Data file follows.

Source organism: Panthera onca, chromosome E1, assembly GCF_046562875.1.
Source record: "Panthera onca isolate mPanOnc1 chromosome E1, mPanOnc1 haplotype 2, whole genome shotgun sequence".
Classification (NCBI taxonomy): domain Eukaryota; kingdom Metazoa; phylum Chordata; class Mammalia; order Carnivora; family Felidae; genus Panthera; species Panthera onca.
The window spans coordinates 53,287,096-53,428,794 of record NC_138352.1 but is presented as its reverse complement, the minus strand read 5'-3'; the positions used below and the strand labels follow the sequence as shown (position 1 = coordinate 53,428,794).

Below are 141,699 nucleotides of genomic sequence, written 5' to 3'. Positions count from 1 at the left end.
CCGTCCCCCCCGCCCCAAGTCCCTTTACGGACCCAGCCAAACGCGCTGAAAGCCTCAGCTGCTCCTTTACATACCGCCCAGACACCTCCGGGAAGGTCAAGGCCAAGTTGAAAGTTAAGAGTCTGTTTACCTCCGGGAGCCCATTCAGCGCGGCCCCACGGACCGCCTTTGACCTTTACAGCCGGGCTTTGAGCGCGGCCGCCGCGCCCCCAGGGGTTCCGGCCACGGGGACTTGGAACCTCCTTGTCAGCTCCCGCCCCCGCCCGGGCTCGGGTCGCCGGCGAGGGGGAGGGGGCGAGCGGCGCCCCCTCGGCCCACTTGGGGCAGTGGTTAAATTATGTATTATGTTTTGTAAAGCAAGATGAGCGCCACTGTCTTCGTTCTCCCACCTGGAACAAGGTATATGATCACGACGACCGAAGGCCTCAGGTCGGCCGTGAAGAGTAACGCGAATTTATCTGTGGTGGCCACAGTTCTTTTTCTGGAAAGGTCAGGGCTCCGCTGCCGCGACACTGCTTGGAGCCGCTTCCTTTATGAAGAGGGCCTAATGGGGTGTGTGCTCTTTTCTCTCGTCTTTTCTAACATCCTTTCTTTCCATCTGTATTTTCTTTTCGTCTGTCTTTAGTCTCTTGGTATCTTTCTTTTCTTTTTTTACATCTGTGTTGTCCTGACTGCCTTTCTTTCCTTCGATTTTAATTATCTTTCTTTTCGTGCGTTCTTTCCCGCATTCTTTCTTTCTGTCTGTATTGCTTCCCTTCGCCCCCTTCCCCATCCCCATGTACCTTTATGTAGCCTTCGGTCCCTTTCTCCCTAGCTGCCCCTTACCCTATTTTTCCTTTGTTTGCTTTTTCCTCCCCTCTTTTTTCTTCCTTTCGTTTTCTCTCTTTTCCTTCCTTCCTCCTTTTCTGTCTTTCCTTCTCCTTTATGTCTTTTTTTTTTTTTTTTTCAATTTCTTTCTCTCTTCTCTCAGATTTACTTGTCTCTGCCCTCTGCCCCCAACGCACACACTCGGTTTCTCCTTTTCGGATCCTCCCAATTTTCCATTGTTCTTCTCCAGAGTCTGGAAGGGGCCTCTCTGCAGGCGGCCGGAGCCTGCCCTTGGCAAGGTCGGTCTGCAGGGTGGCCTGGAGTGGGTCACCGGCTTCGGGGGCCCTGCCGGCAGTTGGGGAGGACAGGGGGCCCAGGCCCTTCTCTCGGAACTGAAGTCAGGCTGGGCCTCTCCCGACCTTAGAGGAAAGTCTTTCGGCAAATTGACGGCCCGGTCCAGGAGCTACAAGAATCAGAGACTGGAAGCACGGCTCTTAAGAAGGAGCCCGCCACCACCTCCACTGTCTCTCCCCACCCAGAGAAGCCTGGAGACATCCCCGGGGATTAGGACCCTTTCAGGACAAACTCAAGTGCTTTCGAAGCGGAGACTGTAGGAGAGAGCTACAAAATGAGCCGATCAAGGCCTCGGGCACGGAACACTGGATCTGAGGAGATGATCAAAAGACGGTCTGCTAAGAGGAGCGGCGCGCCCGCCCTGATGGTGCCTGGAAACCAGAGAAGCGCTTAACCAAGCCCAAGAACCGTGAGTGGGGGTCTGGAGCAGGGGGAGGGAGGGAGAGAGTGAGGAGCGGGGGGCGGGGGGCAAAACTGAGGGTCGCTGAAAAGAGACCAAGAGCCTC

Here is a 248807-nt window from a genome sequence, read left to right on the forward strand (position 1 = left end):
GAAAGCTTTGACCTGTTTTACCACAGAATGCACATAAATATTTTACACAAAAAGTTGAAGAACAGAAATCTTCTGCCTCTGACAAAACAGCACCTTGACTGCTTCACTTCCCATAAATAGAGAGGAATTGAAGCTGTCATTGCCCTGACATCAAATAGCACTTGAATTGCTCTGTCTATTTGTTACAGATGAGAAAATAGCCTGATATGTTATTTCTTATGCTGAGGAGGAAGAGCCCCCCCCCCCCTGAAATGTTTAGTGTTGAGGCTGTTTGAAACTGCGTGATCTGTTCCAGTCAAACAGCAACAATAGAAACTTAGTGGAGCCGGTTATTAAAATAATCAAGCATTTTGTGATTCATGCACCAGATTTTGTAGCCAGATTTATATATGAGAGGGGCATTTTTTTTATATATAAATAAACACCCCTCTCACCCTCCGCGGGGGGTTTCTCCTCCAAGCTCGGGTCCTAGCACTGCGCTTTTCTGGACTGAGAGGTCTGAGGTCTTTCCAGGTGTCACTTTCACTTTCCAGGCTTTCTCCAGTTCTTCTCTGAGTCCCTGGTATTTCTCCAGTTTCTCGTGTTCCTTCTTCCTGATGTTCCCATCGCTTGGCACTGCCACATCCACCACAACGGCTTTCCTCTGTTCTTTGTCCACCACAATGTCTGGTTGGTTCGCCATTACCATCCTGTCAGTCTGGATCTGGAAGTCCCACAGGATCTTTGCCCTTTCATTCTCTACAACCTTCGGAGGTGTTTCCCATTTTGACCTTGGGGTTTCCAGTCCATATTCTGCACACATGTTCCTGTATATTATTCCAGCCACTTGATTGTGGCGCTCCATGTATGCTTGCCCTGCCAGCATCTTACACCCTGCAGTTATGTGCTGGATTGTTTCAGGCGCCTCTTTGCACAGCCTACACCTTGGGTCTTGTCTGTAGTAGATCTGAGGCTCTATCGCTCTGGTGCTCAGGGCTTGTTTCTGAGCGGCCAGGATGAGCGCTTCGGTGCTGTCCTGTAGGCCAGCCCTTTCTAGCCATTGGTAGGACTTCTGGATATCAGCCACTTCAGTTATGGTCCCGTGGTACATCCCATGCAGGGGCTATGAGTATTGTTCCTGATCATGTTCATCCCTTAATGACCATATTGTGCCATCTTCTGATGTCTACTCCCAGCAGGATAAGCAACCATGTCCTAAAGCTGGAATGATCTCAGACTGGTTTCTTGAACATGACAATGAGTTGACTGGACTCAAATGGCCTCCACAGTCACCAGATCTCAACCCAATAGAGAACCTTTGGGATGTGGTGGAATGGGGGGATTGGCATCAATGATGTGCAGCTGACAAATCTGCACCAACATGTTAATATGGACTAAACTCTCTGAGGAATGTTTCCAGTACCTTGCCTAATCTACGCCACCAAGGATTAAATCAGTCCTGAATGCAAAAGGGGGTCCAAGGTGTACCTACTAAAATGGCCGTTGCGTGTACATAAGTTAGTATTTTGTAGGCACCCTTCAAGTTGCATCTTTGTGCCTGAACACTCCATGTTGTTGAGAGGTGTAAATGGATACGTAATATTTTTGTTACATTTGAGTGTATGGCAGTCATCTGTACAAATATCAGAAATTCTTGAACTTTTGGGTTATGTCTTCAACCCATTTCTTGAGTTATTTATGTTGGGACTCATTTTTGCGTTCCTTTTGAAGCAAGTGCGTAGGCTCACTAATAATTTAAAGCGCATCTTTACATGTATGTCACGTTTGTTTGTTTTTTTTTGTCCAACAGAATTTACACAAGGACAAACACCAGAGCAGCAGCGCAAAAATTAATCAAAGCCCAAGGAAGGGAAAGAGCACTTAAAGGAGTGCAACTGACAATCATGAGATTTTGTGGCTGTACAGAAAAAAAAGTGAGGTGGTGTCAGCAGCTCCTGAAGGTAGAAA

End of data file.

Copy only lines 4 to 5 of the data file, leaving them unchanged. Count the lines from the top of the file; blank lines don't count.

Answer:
The window spans coordinates 53,287,096-53,428,794 of record NC_138352.1 but is presented as its reverse complement, the minus strand read 5'-3'; the positions used below and the strand labels follow the sequence as shown (position 1 = coordinate 53,428,794).

Below are 141,699 nucleotides of genomic sequence, written 5' to 3'. Positions count from 1 at the left end.